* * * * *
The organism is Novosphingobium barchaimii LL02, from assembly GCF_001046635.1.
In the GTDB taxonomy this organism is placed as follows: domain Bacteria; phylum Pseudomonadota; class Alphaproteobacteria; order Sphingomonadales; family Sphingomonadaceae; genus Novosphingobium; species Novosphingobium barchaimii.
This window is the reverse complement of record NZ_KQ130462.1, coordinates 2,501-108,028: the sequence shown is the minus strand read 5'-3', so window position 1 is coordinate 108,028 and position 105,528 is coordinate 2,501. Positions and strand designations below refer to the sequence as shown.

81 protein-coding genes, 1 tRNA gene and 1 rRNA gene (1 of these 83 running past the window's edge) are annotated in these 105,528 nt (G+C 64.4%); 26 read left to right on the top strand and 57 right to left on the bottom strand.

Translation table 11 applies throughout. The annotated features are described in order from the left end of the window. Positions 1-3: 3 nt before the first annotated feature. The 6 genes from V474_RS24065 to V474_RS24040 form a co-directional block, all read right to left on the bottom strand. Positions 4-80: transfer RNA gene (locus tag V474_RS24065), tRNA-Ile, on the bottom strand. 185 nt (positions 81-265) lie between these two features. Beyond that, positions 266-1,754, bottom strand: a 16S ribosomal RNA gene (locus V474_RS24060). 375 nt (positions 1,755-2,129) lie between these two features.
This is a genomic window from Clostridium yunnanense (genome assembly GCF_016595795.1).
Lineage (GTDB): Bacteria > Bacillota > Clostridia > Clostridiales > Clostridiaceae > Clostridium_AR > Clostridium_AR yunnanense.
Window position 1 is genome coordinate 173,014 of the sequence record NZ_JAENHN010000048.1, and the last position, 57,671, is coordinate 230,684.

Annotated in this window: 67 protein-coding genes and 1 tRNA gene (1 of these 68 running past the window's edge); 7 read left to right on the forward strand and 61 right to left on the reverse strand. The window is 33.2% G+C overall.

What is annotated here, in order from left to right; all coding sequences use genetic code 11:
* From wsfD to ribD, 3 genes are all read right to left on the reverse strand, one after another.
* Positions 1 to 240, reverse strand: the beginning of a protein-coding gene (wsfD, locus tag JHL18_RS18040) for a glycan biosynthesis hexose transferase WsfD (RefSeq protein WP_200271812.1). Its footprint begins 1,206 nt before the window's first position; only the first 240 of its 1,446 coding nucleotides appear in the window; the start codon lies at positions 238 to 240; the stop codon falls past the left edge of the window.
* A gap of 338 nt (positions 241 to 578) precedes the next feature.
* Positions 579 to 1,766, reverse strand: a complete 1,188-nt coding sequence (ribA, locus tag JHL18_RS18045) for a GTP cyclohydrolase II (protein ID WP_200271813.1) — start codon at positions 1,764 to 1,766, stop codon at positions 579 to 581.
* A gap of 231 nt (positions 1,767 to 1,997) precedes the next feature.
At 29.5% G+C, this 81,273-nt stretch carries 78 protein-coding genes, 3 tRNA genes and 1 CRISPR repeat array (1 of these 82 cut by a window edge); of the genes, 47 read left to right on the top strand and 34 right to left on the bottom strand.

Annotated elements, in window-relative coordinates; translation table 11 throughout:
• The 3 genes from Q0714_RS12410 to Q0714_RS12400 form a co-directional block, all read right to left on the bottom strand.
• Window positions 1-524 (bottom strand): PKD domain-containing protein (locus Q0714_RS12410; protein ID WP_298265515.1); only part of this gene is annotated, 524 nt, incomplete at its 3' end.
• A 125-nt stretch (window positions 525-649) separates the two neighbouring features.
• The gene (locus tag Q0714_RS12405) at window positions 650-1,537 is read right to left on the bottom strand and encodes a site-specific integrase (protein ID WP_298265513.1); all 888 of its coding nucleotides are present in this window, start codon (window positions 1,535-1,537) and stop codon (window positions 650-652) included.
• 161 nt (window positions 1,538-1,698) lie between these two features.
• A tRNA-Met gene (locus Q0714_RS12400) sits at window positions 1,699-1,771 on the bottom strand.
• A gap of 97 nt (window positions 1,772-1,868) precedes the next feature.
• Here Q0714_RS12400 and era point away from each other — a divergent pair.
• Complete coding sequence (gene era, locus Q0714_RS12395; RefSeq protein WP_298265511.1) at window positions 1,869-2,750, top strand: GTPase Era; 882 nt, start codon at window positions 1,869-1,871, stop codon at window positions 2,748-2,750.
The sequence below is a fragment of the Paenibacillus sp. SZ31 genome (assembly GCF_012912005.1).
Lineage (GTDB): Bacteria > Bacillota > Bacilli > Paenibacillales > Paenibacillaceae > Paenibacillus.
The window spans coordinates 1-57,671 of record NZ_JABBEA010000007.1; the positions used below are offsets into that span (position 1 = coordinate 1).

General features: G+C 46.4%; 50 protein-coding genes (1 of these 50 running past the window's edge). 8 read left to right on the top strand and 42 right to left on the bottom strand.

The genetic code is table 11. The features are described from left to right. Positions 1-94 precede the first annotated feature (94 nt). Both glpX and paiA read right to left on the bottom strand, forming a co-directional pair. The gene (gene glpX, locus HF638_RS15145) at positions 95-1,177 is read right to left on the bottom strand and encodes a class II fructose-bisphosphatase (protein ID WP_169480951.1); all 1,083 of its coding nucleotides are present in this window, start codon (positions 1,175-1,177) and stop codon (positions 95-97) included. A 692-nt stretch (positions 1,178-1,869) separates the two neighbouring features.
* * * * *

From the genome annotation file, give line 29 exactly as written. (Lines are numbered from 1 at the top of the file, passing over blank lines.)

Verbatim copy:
The window spans coordinates 1-57,671 of record NZ_JABBEA010000007.1; the positions used below are offsets into that span (position 1 = coordinate 1).